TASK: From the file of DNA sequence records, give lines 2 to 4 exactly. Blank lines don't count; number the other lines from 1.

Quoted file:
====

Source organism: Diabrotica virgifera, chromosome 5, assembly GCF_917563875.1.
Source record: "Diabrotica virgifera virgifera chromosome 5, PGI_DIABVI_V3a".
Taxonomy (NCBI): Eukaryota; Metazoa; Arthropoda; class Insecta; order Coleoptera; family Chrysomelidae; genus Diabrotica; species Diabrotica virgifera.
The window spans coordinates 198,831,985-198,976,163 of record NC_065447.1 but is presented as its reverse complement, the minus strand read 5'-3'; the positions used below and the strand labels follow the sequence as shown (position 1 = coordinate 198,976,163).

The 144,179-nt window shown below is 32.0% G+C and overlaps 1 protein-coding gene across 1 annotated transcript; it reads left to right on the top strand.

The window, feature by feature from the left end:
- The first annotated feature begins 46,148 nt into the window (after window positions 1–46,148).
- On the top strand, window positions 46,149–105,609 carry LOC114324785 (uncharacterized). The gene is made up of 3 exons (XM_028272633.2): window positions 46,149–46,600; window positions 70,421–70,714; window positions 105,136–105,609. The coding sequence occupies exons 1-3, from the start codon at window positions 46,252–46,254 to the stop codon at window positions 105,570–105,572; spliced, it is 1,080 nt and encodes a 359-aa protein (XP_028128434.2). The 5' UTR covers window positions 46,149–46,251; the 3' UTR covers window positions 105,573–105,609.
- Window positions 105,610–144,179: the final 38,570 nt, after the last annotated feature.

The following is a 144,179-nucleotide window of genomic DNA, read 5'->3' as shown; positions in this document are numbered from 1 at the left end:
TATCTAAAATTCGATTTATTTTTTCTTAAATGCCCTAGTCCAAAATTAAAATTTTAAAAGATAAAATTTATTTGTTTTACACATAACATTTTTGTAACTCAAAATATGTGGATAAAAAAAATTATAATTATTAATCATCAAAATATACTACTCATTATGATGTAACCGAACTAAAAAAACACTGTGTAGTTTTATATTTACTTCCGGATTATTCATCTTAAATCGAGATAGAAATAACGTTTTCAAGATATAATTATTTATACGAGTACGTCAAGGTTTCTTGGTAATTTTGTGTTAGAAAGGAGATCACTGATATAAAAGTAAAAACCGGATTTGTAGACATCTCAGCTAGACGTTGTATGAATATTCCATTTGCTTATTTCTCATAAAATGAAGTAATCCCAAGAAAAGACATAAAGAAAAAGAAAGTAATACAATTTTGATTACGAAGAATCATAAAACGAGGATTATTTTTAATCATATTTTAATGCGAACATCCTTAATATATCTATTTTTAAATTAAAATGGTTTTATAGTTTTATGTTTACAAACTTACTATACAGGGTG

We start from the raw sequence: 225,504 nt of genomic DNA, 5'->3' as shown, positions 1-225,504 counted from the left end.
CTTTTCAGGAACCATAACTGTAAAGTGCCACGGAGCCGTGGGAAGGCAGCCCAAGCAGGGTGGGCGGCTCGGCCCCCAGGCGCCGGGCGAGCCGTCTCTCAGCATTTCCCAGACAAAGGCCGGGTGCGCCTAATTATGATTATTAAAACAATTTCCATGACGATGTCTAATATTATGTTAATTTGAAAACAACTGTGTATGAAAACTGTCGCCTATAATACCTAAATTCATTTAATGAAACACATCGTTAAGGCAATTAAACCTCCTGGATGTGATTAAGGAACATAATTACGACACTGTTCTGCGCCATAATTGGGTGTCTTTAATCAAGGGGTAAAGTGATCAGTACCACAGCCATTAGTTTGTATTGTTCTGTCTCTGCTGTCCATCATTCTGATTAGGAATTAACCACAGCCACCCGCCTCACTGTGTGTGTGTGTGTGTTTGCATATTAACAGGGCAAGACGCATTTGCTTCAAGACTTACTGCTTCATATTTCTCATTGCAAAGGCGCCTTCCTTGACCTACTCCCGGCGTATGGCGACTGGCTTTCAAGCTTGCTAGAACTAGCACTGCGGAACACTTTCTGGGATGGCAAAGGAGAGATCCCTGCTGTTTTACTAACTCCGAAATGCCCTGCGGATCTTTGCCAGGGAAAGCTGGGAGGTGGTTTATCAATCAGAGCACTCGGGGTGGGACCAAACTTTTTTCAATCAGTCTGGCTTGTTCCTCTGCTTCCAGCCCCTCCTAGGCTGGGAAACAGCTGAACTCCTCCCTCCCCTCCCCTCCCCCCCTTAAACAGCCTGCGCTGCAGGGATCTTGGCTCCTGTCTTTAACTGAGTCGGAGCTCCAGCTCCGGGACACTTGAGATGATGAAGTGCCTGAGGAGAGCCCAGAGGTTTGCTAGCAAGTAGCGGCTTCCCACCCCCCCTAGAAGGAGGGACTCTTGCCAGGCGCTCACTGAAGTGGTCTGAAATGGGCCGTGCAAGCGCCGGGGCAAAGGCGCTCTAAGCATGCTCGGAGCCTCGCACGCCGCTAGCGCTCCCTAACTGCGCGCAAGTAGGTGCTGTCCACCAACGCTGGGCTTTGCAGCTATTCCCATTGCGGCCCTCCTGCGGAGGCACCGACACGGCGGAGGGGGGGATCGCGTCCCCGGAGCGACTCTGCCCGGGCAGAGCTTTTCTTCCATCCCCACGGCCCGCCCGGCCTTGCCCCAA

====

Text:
Source record: "Diabrotica virgifera virgifera chromosome 5, PGI_DIABVI_V3a".
Taxonomy (NCBI): Eukaryota; Metazoa; Arthropoda; class Insecta; order Coleoptera; family Chrysomelidae; genus Diabrotica; species Diabrotica virgifera.
The window spans coordinates 198,831,985-198,976,163 of record NC_065447.1 but is presented as its reverse complement, the minus strand read 5'-3'; the positions used below and the strand labels follow the sequence as shown (position 1 = coordinate 198,976,163).